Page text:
by Jordan Green
The rollout of Winston-Salem’s $139.2 million voter-approved bond is resulting in significant projects in outlying areas of all of the city’s wards.
Three new district police stations. Spraygrounds at nine parks across the city. A scenic quarry with an observation deck linked by a greenway. An east-side park with a lazy river. Street resurfacing, sidewalk construction and child pedestrian safety programs. A road widening project at Meadowlark Drive with a greenway. A street diet on Polo Road making room for a bike lane. Repair of brick sidewalks at Old Salem.
Those are only a few of the many projects underway or slated to be contracted out in the next eight months across Winston-Salem’s eight wards as part of a $139.2 million bond approved by voters last November.
And that doesn’t even count $37.8 million earmarked for the renovation of Union Station and the Benton Convention Center, along with improvements to the Business 40 corridor, leveraged from limited obligation bonds.
City leaders emphasized during a council meeting on Monday that they plan to spend the money quickly so that residents in all eight wards can see the results right away.
“This is one of those meetings that I think is going to be pretty fun in that we’re getting a report from staff on bond projects the voters approved last November from the east to the west and north to south,” Mayor Allen Joines said. “We told the voters we would spent the money quickly and report back.”
City Manager Lee Garrity said the last time Winston-Salem voters approved a bond issue, it took the city about 13 years to spend the funds.
“It’s not going to take 13 years this time,” he said. “We’re probably going to have it spent in four to five years.”
Out of $31 million approved for public safety projects, the most noticeable investment for many residents will likely be the construction of three new district police stations under a redeployment plan previously approved by city council.
The District 2 station, serving the southeast area of the city, breaks ground on Sept. 11 on the site of the old Lucia Apparel Group Outlet Store on Waughtown Street. The site is next door to the historic Nissen Wagon Works, which dates back to in 1834, according to a state historical highway marker.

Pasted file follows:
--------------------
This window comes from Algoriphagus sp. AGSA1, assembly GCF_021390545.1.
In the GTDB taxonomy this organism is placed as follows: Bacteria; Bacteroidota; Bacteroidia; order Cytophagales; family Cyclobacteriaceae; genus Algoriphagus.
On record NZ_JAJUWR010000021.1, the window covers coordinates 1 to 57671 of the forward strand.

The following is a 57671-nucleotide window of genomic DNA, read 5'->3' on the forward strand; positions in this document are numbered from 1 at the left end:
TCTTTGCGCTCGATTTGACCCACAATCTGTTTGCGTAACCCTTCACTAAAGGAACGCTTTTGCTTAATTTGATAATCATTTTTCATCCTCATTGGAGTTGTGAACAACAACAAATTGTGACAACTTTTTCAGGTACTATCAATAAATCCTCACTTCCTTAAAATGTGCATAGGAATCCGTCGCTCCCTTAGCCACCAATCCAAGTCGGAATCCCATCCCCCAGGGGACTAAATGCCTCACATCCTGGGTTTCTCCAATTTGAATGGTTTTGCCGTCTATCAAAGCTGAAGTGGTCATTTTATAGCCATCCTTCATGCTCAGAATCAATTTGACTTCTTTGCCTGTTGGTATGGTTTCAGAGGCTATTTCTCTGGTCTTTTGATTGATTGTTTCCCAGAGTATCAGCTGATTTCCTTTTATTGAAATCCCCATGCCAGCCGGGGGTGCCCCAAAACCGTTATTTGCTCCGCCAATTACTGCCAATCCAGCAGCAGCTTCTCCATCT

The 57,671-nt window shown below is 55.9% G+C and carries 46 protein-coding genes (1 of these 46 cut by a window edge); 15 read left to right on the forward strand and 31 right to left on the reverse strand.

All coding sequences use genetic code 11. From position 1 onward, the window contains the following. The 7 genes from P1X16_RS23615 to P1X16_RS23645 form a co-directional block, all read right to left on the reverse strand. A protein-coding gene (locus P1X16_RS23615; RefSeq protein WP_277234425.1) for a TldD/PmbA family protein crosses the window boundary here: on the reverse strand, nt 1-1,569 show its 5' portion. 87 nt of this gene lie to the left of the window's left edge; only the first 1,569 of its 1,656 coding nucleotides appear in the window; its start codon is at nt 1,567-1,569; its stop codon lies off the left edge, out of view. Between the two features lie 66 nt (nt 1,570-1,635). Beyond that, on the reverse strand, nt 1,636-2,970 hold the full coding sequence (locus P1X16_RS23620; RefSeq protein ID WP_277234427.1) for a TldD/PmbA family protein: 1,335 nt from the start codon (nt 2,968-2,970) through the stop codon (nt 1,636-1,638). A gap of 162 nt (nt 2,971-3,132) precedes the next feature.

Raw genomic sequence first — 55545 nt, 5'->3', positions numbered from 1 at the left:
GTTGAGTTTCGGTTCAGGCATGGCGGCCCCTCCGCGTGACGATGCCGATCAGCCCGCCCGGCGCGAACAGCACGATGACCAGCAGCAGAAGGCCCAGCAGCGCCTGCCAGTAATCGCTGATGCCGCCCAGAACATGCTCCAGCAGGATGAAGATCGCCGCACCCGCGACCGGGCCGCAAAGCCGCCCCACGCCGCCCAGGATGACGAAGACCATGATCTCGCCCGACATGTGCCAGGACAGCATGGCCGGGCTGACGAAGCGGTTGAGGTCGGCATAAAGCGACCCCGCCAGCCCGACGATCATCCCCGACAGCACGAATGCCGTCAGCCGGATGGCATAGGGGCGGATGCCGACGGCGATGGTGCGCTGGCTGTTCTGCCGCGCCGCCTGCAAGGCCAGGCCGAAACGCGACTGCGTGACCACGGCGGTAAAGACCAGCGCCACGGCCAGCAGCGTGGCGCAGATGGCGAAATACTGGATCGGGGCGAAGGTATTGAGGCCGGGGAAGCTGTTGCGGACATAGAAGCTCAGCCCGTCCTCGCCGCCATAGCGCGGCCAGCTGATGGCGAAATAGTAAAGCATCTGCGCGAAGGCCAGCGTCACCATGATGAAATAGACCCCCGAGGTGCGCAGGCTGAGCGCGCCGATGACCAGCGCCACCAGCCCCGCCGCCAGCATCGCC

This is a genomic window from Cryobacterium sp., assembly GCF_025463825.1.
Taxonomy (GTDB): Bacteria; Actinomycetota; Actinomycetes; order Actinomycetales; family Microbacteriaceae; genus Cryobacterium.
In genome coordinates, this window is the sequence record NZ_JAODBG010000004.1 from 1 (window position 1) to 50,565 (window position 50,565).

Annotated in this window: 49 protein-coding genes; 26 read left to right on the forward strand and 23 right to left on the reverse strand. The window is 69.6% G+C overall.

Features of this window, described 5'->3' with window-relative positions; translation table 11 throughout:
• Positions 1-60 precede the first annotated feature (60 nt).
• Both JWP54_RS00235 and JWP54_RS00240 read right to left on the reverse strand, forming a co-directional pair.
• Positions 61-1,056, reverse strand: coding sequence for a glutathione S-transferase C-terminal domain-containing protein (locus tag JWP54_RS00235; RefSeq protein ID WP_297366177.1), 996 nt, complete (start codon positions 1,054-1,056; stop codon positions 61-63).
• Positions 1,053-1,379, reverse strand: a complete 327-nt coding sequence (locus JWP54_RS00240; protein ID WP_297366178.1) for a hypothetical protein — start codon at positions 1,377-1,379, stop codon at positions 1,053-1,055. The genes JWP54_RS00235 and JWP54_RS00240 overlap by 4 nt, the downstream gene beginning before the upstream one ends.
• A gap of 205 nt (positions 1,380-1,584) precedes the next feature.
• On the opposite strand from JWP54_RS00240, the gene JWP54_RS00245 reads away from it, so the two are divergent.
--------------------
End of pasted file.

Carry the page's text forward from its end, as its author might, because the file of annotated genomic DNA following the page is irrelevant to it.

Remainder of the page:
Two other district police stations will be built on North Point Boulevard and Winterhaven Lane on the northern and western sides of the city respectively. The city has budgeted a total of $9 million for the three projects.
Other allocations for public safety include $7 million to renovate the second floor of the Alexander Beaty Public Safety Training and Support Center on Patterson Street for a forensic crime lab, fire training facility and evidence storage center; and $10 million for renovations of the Public Safety Center on Cherry Street. The 1983 building needs a new HVAC system, plumbing and electrical upgrades, and a new security system.
Among the more novel projects included in the $30.9 million parks and recreation bond is development of the former Vulcan Quarry in southeast Winston-Salem as a new park. The $4 million project includes construction of an observation pier and lawn amphitheater. Funded separately under the streets and sidewalks bond, the city has allocated $1 million to build a greenway connecting the Waughtown Street area to the quarry, along with the Peachtree Greenway, Reynolds Park and the Anderson Recreation Center.
“At the end of the pier you can see the Winston-Salem skyline,” City Engineer Robert Prestwood said. “I’m told on a very clear day you can see Pilot Mountain.”
Also budgeted at $4 million, renovations of Winston Lake Park on the east side feature a new splash park and lazy river, along with a conventional swimming pool.
Contracts for both the quarry and Winston Lake Park projects are expected to come before city council in January.
Along with development, renovation and repair projects at 16 other parks across the city’s eight wards, the bond also includes funds for spraygrounds at nine different parks.
Councilwoman Denise D. Adams said she was grateful that her constituents would get a sprayground at a location on Bethabara Park Boulevard.
“All up and down Reynolda Road we have sidewalks,” she said, “but people say, ‘We have no place for the children to go.’
“It was strategically placed so children don’t have to cross the street,” she added. “No parent wants their children to cross Reynolda Road.”
The street marks the boundary between the North Ward, which Adams represents, and the Northwest Ward.
Mayor Pro Tem Vivian Burke said she was gratified to see a $150,000 investment in the Bowen Boulevard Park in the Northeast Ward, which will pay for a new bathroom facility. She said her initial run for city council in the 1970s came about because her plea to city council to improve the park fell on deaf ears. When she eventually got elected, she said, she made the park her first order of business.
Along with $15.3 million for street resurfacing, $10 million for sidewalk construction and repairs and $1.8 million for bicycle and pedestrian projects, the transportation bond also includes funds to revamp two significant thoroughfares. The bond allocates $5.6 million for the widening of Meadowlark Drive on the west side to alleviate traffic congestion. The project includes a parallel multi-use path connected by a crosswalk to the Village at Robinhood shopping center. And a $2 million improvement project on Polo Road will reduce the street from four to three lanes while adding sidewalks, bike lanes and a linear park.
Mayor Joines congratulated City Manager Garrity on the rollout of the bond projects.
“I’m impressed by the amount of work that’s been done by you and your staff,” he said.